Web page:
Wider ICT use set to transform key industries in Sri Lanka


Policymakers are in the process of developing Sri Lanka’s first Digital Economy Strategy in an effort to harness technological innovation to boost productivity across sectors and promote inclusive growth. Development of the strategy, which began in 2017, is being spearheaded by the Ministry of Digital Infrastructure and Information Technology in partnership with consultancy firm McKinsey & Company and consists of three phases. In the first phase McKinsey analysed the country’s readiness to shift towards a digital economy, and in the second it designed three flagship programmes to launch the initiative and 10 projects to implement it. All industries were considered in terms of the competitive advantages they stood to gain from digitalisation, but the three with the most potential were identified as agriculture, manufacturing and tourism.

The final phase, which will begin once the strategy has been approved by the government, involves implementing the programmes. The strategy was presented to the Cabinet in October 2018, but its launch has been delayed due to the constitutional crisis that occurred between late October and mid-December of that year. According to McKinsey, the proposed strategy could boost the economy by 1-3% in 2019 if it is rolled out.

Growth Engines

Agriculture remains one of the main drivers of the economy. The sector employs approximately 25% of the workforce, according to the Department of Census and Statistics. Rohan Samarajiva, chairman of the Information and Communication Technology Agency, told OBG that the sector was highly unproductive, but that with innovation and the ability to leverage data analytics to drive real-time decisions across the value chain, producers would be able to control stock levels and product quality, and incorporate reliable information into the decision-making process in the event of a poor harvest or natural disaster.

According to a survey carried out by McKinsey of 50 local companies, manufacturing is the sector with the lowest digital maturity. Businesses in this industry could leverage cloud computing, augmented reality, artificial intelligence and the internet of things to help identify new revenue streams and improve efficiency. The quality of products would be improved and timing optimised through streamlining processes and capabilities.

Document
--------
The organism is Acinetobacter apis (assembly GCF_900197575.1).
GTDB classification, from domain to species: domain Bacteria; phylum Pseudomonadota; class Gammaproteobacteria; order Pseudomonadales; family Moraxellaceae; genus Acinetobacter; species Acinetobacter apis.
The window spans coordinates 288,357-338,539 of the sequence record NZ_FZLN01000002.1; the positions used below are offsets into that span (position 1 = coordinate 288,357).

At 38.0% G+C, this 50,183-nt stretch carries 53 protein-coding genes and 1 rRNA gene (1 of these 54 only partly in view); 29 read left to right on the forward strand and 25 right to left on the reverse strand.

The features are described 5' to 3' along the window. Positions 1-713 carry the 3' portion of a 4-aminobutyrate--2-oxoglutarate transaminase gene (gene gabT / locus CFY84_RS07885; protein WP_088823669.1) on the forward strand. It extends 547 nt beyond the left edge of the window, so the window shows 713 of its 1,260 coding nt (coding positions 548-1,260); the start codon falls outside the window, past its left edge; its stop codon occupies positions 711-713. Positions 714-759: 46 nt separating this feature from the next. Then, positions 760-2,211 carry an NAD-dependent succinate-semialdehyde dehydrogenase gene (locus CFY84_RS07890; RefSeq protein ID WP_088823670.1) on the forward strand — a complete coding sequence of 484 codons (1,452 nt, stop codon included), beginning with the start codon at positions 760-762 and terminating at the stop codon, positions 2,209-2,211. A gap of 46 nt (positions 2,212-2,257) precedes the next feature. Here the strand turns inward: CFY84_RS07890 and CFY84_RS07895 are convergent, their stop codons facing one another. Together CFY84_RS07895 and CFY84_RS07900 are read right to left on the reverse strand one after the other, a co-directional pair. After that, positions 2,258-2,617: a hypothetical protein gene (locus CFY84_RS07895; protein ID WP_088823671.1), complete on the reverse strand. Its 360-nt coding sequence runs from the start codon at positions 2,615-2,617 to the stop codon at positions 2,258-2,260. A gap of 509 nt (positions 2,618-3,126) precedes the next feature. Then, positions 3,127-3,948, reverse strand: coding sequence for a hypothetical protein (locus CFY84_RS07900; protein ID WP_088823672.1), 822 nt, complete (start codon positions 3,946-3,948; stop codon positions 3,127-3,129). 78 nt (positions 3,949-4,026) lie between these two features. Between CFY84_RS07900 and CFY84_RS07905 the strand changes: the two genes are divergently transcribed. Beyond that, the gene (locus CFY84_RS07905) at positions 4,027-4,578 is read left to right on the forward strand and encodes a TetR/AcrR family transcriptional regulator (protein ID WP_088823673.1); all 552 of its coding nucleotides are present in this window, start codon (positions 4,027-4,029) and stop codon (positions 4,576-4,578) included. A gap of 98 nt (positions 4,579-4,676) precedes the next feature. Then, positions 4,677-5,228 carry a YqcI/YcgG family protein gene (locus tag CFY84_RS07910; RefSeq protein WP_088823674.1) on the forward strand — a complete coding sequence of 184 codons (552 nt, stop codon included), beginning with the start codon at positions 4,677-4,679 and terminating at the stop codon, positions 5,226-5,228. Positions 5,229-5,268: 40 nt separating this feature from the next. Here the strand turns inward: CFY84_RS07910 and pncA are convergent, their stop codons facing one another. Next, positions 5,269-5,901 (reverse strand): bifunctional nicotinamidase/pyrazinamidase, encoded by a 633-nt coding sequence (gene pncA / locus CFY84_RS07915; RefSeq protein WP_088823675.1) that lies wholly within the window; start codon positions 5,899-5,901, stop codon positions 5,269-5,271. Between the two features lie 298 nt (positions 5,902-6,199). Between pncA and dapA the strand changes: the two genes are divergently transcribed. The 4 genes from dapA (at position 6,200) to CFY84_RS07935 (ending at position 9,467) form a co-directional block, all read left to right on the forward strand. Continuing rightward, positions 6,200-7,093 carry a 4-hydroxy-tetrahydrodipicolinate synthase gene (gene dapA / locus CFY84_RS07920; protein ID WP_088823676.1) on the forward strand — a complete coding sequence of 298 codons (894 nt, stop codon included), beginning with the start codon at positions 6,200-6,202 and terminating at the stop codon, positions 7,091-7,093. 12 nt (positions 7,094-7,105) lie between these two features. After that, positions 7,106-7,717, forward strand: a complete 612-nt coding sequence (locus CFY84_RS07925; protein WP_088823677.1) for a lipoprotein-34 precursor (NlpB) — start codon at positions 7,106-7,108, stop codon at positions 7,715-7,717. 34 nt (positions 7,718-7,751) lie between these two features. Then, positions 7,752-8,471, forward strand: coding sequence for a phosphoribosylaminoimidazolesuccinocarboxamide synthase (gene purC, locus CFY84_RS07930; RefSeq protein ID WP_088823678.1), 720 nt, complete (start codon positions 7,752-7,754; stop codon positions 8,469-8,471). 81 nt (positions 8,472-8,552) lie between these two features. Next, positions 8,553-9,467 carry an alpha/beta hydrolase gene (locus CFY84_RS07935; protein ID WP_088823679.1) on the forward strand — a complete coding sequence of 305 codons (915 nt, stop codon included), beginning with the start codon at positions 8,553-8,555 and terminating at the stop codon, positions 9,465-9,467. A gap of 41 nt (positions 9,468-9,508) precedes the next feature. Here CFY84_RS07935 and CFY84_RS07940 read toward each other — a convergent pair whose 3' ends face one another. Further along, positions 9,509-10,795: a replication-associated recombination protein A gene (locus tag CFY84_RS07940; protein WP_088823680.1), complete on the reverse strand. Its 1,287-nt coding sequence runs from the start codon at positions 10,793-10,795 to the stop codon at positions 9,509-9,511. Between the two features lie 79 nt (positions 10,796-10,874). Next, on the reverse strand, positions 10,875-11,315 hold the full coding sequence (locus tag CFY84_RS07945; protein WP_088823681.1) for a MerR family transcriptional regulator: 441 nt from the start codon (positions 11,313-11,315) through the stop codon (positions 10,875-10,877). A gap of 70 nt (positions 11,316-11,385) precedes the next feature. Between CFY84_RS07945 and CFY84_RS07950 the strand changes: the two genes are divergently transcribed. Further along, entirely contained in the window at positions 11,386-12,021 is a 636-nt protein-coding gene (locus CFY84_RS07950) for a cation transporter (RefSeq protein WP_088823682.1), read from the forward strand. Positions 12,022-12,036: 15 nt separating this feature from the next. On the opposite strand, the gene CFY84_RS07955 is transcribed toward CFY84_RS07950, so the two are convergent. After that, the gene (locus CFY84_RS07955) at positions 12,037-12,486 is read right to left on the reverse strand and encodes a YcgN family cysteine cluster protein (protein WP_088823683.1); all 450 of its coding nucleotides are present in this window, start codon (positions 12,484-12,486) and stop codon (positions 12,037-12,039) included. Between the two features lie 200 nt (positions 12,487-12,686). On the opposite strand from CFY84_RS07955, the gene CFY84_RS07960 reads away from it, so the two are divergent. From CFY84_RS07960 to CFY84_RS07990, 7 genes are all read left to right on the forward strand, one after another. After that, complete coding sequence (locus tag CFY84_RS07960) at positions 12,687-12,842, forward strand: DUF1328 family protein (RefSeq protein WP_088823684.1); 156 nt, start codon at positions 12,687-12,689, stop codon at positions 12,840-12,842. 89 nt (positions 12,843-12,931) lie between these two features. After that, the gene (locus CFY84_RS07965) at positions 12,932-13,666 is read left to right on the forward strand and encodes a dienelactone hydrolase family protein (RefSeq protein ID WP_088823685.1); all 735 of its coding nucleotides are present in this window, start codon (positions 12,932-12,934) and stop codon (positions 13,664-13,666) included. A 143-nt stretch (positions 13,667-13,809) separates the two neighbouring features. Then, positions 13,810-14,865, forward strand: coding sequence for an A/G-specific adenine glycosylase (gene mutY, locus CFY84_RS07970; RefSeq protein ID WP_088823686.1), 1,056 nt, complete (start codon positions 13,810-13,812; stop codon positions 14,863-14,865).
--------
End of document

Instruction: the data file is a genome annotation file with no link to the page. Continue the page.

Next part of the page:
Tourism, meanwhile, is seen as the low-hanging fruit, having experienced significant growth in recent years. Digitalisation and the use of data analytics could improve offerings and generate new revenue streams by tailoring products and services to different visitor types. Initiatives like this are already under way: in August 2018 the Sri Lanka Tourism Development Authority announced a new partnership with the hospitality platform Airbnb to launch Airbnb Experiences. The scheme will enable Sri Lankan micro-entrepreneurs to advertise activities, such as surfing in Mirissa and hiking the heritage trail in Galle, on the Airbnb site, with the aim of driving local and sustainable growth.

Risk Appetite

While strategists are laying the groundwork, the country still has some way to go before it can achieve digitalisation across sectors. The overall digital maturity of businesses in every industry is behind that of regional neighbours, including India. Even more digitally mature sectors, such as banking, are below global digital standards. McKinsey has said that the main challenge is low appetite for risk, which slows digital transformation. The consultancy firm said companies particularly struggle to integrate digital priorities into their business strategy; automate both internal and customer-facing processes; and foster collaboration between digital teams and other business functions.

Removing regulatory and infrastructural barriers to boost productivity and overall competitiveness across businesses is essential to encourage technology adoption. If company leaders commit to digital transformation they can significantly increase revenues, grant higher returns to shareholders and benefit society as a whole through improved labour standards, particularly within the manufacturing and agriculture sectors.

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The Report: Sri Lanka 2019

ICT chapter from The Report: Sri Lanka 2019

The Report

This article is from the ICT chapter of The Report: Sri Lanka 2019. Explore other chapters from this report.

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